Home was anywhere with diesel gas
Love was a trucker's hand
I never stuck around long enough
For a one-night stand
Before you kiss me
You should know
Papa was a rodeo
While it would be hard to top the genius of that cover, Kelly, the rest of Country Underdog is no slouch. A little too much of the material sounds like country corn, but back in 2000, it was still a fruitful novelty for indie-pop-punk-rockers to venture into southern and southwestern sounds.
Which brings us to Because It Feel Good. In the twenty seconds before you start singing the opener--a cover of the Statler Brothers' "I'll Go to My Grave Loving You"--Hopkins's moodily echoing electric guitar lines define the territory you explore throughout the CD. You coproduced the recording with David Barbe, bassist for the generally ferocious alternative pop/rock band Sugar. Barbe's role here is hard to figure out, because this recording sounds nothing like Sugar. You were clearly pursuing a high lonesome sonic landscape that's straight out of a contemporary film noir. Cosmonauts Hopkins and Jon Rauhouse return on various instruments, and the Chicago singer/songwriter/violinist Andrew Bird adds very welcome atmospheric details through spare string arrangements. Your singing showed new confidence and strength on Beneath the Country Underdog, but on this one your voice soars.
All but two of the songs are covers, such as of Randy Newman's "Living Without You" and Charlie Rich's "Stay." However, the two originals, which you cowrote with Hopkins, are highlights of the collection. The first one, "No, Bobby Don't," opens with a dramatic flourish of martial drums, bass, and swirling violins that set the scene. Did you write this song with the glorious melodramas of the '60's girl groups in mind? I'd be quite surprised if you haven't spent a fair amount of time learning the lessons of the Shangri-Las' first-person classics "Remember (Walkin' in the Sand)," "Leader of the Pack" and especially the devastating "I Can Never Go Home Anymore." As the title of your song indicates, the lyrics are a monologue directed to a guy named Bobby. He ain't too good, and he may be headed for trouble:No, no, Bobby don'tThrough a few verses, the singer really seems to be fed up with Bobby, telling him what to do by telling him what not to do. Suddenly, you take the word "No" and transform it, singing it ten times with increasing sharpness until it's nearly a shriek. It's not "No . . . don't." It's "NO!" And why?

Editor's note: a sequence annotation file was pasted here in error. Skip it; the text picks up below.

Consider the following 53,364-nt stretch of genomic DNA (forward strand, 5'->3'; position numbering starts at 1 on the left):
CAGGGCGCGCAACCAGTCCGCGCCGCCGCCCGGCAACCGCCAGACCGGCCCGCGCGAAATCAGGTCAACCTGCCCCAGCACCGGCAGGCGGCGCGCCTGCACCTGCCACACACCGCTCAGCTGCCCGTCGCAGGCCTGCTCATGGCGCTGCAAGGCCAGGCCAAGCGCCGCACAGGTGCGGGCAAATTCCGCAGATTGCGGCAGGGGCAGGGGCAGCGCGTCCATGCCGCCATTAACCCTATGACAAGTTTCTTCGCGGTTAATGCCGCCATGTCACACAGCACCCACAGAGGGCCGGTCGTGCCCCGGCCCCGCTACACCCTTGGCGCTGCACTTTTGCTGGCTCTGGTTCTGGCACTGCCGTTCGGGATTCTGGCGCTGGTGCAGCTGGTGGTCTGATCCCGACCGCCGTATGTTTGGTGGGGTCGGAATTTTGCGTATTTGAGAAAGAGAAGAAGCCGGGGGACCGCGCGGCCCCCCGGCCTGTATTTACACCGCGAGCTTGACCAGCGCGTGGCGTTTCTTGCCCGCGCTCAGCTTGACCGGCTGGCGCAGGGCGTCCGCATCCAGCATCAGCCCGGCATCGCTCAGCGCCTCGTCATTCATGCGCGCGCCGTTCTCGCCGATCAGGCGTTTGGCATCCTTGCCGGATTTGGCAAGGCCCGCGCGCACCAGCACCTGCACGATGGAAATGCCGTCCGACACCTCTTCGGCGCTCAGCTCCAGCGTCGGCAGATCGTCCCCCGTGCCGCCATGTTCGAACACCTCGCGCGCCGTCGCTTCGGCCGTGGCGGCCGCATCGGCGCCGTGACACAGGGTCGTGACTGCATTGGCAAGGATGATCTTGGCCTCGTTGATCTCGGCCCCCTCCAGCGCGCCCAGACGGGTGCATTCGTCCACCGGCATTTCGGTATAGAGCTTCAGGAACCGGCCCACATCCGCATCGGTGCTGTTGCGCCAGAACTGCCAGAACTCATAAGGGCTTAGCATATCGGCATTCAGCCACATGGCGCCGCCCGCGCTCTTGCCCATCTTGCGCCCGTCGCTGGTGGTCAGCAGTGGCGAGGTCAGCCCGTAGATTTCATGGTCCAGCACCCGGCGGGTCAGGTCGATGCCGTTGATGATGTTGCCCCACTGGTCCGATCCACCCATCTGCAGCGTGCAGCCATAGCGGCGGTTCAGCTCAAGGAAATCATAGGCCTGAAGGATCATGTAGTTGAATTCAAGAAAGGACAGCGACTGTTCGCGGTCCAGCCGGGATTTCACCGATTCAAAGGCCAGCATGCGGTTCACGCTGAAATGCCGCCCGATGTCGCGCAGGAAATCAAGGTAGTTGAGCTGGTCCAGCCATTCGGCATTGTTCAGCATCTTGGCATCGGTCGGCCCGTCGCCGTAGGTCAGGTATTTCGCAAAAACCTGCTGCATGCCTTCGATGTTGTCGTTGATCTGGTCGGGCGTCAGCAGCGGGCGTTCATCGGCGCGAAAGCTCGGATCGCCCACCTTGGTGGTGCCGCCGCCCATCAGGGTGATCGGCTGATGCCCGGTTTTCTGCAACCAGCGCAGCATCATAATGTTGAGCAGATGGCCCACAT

Put up your fists in a roomful of strangers
Oh, I know you won't
Dig yourself into a hole
But I never can tell you anything
Always staring at the TV
Never hear a word that I say
No, Bobby don'tThe lament becomes a desperate plea for self-respect in the face of a bad relationship choice. The singer is leaving Bobby, but does everyone have to know she chose to be with a jerk? Was she really going out with him?
Show everybody what a fool I was!
Your second original here, "Sugarbowl," is another monologue. This time the tables are turned. The relationship is over, and the guy is singing to the woman he has lost: "And I know times were bad / But looking back inside my head / The mountaintops are all that I can see." The hook is the word "Sugarbowl," as in "Hey there, Sugarbowl / My little miss solid gold," which you deliver with winning sweetness. You, I, most people probably wouldn't want to spend time with a man who'd call a woman "Sugarbowl." But you don't mind being in his thoughts for these few minutes. You let us in on the guilty pleasure of singing the lines "We had some hard ones" and "We had some long ones"--ones being, of course, nights or fights or something. You nail the scenario with the detail "You were always gettin' ashes in the eggs." Kelly, maybe you're a singer/songwriter after all.
It was fun making that music, right? So come on, Ms. Hogan. I don't know you, and I have no idea what would be involved for you to give your fans--old ones like me and maybe some new ones--another set of songs to savor. But it's time.
(P.S. Kelly Hogan released her next recording, the quietly exquisite I Like to Keep Myself in Pain, on Anti Records in June 2012.)